The Week in Review

This article is from the archive of The New York Sun before the launch of its new website in 2022. The Sun has neither altered nor updated such articles but will seek to correct any errors, mis-categorizations or other problems introduced during transfer.

The New York Sun

1. Yankee Stadium Soil for Sale

Dirt from Yankee Stadium is on the market for as much as $199.99, amNewYork reported. Offers for stadium dirt are available on the Web sites eBay and Craigslist, along with ticket stubs from the last game played at the 85-year-old stadium, on Sunday. The dirt is being offered for sale in glass containers that read “Yankee Stadium Infield Dirt, Final Game, September 21,” or heaped in a pile on a table. The team currently is in negotiations with the city to determine who owns which items from the stadium. The pieces that the team claims as theirs, including parts of the center field scoreboard, carpet, and shower stall doors, are already officially on the block for thousands of dollars.

2. Upper West Side Rezoning Angers Parents


The Department of Education is floating a plan to rezone 29% percent of public school families on the Upper West Side to new elementary schools, The New York Sun reported. The rezoning is aimed at relieving overcrowding, but parents are voicing concerns that those who had moved to certain neighborhoods for the sake of their zoned schools would be reassigned to less-desirable ones. Another proposal would rezone fewer families by moving two coveted West Side institutions, the Anderson School and the Center School, into new buildings.

3. Property Taxes May Increase

Mayor Bloomberg, worried about the effects of the global financial crisis on New York City’s economy, said Monday that his administration is considering a 7% property tax increase on homeowners, the New York Times reported. The mayor said the plan would generate an additional $600 million in revenue next year, helping the city weather a worsening fiscal situation. The increase, which essentially would eliminate a 7% tax cut included in this year’s budget, would appear in quarterly bills sent out in December. It would raise taxes by an average of $308 to $358 annually for residents of co-ops or condominiums in buildings with 11 or more units. The proposal requires City Council approval.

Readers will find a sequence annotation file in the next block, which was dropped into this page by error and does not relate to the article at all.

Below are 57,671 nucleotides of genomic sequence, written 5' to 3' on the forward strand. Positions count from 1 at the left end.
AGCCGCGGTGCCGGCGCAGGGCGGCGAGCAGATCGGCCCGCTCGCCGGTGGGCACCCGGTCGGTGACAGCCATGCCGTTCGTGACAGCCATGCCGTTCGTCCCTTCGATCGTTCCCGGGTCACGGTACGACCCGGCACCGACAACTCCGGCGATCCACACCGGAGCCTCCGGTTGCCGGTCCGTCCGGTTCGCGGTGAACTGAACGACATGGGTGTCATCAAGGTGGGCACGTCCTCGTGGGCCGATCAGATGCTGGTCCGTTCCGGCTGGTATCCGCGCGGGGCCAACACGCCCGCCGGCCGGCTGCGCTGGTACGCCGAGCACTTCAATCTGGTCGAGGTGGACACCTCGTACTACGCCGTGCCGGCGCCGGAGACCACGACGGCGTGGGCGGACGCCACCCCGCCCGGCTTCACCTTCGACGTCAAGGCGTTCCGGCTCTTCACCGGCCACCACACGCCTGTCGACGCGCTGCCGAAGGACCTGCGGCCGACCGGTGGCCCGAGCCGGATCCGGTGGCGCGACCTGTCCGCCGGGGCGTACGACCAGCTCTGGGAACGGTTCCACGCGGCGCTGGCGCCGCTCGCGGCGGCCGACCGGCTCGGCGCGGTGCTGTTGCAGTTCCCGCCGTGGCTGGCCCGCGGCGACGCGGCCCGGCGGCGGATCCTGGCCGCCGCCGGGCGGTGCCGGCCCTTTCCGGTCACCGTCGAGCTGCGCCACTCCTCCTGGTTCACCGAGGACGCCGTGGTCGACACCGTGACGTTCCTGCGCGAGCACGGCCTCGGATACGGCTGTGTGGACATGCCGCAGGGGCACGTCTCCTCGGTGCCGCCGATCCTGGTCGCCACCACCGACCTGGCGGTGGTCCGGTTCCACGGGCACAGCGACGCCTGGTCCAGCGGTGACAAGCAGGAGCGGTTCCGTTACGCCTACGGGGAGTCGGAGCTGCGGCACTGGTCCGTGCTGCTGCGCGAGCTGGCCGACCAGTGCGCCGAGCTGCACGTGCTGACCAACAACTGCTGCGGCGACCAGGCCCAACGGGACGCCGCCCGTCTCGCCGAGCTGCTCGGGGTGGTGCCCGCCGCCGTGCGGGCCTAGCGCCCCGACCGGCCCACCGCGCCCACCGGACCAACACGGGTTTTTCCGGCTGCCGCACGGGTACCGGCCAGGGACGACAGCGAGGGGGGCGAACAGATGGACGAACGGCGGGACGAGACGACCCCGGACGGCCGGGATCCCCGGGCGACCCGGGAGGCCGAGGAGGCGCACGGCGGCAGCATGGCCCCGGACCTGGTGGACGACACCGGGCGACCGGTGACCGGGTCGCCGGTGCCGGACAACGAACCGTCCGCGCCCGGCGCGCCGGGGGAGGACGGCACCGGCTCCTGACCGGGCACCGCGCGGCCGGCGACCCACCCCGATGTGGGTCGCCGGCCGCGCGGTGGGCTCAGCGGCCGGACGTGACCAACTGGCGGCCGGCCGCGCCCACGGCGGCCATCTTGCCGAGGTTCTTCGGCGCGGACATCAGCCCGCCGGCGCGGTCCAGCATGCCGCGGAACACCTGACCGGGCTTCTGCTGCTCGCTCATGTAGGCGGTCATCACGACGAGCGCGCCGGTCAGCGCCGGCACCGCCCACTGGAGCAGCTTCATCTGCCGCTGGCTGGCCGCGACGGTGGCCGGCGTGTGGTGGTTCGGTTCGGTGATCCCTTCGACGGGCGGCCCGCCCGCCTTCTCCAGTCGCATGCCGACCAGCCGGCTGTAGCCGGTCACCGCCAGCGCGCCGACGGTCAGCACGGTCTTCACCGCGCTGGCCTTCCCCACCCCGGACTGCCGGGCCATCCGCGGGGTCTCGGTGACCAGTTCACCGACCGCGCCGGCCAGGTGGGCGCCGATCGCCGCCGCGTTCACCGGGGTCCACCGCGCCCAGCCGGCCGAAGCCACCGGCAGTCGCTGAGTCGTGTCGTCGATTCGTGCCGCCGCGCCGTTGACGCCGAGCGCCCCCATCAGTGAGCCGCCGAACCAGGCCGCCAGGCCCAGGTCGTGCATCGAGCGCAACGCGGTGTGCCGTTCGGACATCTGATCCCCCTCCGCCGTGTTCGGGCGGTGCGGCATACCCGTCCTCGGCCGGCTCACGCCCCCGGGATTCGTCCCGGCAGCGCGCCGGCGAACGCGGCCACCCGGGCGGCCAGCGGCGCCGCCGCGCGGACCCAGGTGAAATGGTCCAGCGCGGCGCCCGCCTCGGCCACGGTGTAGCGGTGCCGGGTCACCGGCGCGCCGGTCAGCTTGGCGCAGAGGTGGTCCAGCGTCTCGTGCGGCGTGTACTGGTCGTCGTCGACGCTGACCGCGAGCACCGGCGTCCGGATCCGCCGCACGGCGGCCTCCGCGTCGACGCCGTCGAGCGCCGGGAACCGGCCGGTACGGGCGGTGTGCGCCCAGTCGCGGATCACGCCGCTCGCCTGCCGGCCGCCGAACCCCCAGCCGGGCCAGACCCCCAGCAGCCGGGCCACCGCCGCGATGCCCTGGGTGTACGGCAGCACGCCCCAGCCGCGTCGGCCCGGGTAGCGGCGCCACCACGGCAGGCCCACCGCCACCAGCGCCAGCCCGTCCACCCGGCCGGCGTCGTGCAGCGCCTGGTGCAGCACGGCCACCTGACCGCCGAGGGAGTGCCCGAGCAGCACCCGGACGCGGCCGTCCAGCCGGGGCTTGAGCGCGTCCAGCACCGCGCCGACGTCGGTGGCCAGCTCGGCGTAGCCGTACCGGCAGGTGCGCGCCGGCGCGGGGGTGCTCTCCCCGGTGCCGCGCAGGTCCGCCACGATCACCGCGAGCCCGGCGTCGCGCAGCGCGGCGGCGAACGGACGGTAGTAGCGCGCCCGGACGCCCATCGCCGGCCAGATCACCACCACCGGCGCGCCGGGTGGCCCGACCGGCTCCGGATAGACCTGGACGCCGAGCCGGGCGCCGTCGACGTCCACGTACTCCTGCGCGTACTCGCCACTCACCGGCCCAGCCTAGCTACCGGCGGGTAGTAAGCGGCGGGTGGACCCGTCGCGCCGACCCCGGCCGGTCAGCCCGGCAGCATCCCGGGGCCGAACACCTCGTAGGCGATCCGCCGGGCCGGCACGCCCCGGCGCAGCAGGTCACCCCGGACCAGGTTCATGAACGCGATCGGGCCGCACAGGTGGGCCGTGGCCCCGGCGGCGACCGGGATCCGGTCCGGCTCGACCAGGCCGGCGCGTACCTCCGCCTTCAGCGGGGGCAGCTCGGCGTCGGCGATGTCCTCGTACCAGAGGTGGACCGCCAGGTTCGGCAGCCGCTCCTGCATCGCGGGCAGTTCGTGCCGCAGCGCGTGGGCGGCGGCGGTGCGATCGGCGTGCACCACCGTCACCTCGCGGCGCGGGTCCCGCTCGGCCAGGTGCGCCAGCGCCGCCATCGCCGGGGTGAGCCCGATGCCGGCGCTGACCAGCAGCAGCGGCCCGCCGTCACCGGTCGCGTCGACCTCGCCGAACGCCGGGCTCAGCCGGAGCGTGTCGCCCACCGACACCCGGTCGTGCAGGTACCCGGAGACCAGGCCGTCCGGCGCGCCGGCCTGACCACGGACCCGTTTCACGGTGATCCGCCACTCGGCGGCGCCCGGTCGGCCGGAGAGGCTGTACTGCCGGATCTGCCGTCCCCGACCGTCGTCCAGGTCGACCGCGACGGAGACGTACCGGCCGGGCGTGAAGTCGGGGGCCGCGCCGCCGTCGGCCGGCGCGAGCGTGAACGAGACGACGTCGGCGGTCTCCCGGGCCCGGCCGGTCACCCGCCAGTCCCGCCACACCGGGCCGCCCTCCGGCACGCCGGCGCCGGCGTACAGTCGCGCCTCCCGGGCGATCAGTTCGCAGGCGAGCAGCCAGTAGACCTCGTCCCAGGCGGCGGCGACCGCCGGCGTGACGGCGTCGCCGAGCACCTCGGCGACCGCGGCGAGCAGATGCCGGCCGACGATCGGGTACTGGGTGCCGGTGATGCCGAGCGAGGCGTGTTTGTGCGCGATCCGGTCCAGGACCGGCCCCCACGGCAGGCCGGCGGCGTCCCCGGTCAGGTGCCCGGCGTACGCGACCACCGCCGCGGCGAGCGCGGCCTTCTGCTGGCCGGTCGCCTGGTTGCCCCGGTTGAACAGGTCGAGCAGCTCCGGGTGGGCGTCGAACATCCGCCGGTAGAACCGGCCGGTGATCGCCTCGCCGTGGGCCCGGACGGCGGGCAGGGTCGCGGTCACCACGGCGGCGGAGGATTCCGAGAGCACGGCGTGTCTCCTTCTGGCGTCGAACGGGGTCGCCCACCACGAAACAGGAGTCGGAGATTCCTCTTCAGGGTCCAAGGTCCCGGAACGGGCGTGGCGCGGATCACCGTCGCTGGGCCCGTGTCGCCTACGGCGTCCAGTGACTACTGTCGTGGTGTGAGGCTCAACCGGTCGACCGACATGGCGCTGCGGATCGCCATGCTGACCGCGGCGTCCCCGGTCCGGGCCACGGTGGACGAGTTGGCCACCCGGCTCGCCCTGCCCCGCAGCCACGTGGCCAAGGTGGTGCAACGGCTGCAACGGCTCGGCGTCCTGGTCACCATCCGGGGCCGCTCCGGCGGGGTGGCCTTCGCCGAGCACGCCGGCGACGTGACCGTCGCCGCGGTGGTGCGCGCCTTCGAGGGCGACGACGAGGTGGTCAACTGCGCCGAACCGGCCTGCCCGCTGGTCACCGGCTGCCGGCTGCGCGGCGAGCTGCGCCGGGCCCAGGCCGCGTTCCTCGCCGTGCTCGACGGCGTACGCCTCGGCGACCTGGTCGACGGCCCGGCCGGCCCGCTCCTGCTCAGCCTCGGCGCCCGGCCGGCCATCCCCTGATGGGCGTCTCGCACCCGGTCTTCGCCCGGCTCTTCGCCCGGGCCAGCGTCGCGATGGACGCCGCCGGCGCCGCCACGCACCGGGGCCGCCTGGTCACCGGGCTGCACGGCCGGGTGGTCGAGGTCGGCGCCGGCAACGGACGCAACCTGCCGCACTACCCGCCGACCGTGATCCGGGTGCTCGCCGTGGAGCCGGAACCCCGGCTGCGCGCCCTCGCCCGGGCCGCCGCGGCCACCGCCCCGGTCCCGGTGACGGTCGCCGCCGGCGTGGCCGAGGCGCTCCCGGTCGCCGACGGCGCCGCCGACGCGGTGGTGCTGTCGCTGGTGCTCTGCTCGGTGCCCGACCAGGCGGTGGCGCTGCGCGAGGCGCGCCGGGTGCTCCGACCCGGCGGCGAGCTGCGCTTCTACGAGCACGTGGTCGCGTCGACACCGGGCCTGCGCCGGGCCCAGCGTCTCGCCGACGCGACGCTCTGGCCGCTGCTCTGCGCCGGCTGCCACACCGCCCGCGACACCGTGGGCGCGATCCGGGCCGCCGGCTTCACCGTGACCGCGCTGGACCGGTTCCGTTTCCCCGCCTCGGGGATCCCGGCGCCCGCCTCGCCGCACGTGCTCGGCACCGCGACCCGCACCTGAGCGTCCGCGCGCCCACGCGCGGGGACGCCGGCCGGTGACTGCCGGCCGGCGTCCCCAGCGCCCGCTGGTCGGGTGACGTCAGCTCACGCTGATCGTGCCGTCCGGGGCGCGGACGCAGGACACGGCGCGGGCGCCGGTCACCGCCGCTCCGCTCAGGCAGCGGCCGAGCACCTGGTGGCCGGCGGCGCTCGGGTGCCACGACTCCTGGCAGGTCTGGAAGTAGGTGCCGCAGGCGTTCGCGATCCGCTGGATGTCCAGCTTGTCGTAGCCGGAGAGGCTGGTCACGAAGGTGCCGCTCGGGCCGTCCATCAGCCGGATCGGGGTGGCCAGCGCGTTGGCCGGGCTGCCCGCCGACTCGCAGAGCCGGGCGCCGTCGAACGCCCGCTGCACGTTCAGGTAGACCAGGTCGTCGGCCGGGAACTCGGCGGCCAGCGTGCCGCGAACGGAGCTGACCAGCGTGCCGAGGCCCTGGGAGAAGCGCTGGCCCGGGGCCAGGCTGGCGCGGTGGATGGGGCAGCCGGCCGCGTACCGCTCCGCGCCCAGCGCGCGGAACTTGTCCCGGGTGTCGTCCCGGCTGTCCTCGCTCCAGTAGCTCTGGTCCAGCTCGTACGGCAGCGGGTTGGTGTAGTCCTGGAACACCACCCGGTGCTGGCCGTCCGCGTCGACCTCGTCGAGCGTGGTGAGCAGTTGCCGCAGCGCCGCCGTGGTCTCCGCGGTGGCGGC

4. EDC Official Fined

Two officials at the New York City Economic Development Corporation have told investigators that they accepted gifts from a developer that had contracts with the agency, the Real Deal reported. According to a statement from the city’s Conflict of Interest Board, a current vice president and project manager for the EDC, Leonard Greco, was fined $2,000 for accepting gifts from Kiska Construction. City employees are prohibited from accepting gifts valued above $50 from firms that have or may have business with the city. Kiska, based in Ankara, Turkey, has offices in Long Island City and has been awarded three major contracts by the EDC, the board said. Mr. Greco accepted four meals valued at $197.73 from Kiska, the board said. A former vice president of capital programs, Nazir Mir, was fined $11,500 after he acknowledged accepting gifts from Kiska totaling $4,050, including a five-night stay for his son and daughter-in-law at a luxury hotel in Turkey.

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